Gadolinium is also found in alloys and special minerals known as yttrium garnets. An alloy is made by melting and mixing two or more metals. The mixture has properties different from those of the individual metals. Gadolinium alloys are easier to work with than alloys without gadolinium. Gadolinium yttrium garnets are used in microwave ovens to produce the microwaves.

What on Earth is an "Earth"?

B ooks on the chemical elements sometimes talk about gadolin ium and gadoli nia; about erb ium and sometimes erb ia; sometimes about samar ium and sometimes samar ia. Is the -ium ending any different from the -ia ending?

The answer is yes. Almost all metal names end in -ium or just -um, like sod ium, potass ium, magnes ium, alumin um, and gadolin ium. The ending -ia or just -a, on the other hand, stands for the form in which an element occurs in the earth. When miners take gadolinium out of the earth, it is called gadolinia.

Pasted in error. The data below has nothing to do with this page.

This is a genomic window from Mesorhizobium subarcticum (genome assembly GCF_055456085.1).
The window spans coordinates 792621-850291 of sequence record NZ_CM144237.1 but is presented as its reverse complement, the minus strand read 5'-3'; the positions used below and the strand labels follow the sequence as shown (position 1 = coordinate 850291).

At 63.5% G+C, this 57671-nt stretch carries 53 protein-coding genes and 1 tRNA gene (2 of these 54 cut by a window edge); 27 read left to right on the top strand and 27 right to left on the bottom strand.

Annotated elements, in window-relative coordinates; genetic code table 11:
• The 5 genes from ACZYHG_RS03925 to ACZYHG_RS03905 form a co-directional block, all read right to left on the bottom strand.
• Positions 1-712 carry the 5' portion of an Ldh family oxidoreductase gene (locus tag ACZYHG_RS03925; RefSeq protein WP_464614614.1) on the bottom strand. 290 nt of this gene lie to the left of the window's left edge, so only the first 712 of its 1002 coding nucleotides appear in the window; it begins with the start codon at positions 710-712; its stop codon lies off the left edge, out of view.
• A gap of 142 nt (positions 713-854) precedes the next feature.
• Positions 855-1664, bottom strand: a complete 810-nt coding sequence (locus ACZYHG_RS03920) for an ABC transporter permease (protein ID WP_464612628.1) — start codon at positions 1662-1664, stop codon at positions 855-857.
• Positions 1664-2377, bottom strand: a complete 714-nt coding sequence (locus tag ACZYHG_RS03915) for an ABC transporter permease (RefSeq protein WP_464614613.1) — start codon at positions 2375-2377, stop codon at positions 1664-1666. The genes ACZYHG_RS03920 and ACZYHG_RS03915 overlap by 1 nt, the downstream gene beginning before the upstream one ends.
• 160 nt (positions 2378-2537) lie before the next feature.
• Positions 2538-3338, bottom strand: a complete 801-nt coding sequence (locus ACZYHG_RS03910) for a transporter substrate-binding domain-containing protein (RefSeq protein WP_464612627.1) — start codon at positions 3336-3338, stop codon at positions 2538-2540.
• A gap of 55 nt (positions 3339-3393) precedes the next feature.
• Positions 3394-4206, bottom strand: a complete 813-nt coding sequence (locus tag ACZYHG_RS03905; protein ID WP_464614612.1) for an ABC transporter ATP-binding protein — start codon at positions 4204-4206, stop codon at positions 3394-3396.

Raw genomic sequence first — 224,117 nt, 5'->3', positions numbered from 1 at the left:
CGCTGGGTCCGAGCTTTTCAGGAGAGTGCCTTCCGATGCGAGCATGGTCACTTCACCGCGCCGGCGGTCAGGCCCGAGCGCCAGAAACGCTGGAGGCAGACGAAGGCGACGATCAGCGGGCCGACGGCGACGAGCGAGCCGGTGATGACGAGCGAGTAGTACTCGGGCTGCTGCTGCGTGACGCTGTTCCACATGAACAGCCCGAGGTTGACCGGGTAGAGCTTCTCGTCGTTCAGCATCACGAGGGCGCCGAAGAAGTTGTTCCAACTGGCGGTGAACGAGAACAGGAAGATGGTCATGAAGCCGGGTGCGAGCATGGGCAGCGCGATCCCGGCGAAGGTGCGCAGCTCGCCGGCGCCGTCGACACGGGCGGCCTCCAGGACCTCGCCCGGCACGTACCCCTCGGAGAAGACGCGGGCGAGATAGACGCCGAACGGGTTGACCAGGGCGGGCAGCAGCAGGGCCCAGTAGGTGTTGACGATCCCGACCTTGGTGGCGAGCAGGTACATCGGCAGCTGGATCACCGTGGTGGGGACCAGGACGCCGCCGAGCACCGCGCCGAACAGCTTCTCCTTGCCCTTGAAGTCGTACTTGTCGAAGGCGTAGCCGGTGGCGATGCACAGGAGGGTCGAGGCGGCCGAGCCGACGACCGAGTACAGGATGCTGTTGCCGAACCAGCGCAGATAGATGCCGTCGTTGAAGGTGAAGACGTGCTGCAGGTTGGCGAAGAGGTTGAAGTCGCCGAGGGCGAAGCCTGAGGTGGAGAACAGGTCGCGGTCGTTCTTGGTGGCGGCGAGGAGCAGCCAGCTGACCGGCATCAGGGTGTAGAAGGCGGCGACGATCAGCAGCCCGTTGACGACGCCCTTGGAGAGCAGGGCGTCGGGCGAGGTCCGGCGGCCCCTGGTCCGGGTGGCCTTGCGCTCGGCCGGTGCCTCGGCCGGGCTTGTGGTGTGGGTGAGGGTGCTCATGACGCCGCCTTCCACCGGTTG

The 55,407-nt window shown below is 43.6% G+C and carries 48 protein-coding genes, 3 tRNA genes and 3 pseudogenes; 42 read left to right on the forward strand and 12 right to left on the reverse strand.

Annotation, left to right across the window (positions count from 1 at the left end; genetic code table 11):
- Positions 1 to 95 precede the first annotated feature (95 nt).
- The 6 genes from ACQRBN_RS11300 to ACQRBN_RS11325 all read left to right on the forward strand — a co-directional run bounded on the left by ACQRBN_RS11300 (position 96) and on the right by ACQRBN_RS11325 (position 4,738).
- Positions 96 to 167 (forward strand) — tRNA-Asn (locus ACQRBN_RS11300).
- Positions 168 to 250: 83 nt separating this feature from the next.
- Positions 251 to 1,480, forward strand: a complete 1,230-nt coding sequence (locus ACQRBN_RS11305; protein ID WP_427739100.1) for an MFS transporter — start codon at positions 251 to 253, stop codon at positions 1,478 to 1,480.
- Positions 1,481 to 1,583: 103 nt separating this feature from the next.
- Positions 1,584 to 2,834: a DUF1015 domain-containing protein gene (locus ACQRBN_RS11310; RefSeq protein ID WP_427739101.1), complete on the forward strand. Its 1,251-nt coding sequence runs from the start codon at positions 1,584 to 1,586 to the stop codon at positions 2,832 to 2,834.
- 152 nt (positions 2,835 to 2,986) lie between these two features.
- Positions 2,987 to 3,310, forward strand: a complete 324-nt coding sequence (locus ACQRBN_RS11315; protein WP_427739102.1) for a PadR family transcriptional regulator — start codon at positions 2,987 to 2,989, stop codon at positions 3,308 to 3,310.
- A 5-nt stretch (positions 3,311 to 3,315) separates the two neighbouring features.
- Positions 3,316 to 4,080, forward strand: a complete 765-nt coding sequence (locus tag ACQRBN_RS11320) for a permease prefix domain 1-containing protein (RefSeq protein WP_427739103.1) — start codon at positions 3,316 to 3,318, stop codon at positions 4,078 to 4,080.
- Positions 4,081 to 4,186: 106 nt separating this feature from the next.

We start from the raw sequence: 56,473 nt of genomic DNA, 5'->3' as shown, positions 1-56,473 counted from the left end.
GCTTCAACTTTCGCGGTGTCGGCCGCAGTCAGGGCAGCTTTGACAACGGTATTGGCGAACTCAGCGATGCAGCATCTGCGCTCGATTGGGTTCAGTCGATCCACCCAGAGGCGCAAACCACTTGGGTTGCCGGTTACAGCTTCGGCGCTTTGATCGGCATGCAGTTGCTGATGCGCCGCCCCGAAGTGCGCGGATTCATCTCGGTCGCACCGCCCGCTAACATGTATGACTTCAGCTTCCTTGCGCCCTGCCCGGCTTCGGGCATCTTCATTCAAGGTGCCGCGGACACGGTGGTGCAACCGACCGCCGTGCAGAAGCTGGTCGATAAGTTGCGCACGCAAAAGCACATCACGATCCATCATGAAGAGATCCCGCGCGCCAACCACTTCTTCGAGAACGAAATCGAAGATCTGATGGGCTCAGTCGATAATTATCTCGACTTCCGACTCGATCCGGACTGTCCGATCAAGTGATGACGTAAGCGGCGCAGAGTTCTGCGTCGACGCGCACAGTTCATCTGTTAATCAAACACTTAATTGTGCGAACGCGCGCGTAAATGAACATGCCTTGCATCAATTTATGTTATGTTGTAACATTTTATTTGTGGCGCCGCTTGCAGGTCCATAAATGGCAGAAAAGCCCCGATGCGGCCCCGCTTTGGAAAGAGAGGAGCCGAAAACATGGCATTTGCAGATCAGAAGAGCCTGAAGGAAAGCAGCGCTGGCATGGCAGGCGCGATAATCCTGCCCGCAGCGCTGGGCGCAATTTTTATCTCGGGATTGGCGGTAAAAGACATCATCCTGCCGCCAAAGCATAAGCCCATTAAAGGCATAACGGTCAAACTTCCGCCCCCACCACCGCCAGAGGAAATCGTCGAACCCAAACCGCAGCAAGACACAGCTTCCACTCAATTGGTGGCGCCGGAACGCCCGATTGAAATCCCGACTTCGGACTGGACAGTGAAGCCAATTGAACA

The natural form of the element is often called an "earth." Gadolinium is the element that comes from the earth, gadolinia. Earths are compounds of the element and one or more other element. Two common combining elements are oxygen and sulfur. For example, gadolinia contains gadolinium oxide (Gd 2 O 3 ).

These terms can be confusing when reading the history of chemical elements. Many elements were first discovered not in their pure form, but as compounds—as earths.

Health effects

Not many details of the health effects of gadolinium are known. It is usually handled as if it were very toxic.



Also read article about Gadolinium from Wikipedia

User Contributions:

1
Rhemark P. Lava
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Jul 15, 2016 @ 10:10 am
Can i know if gadolinium can be made as an rare-earth magnets and if yes, can it be competitive to neodymium magnet that is currently the number 1 commercially made magnet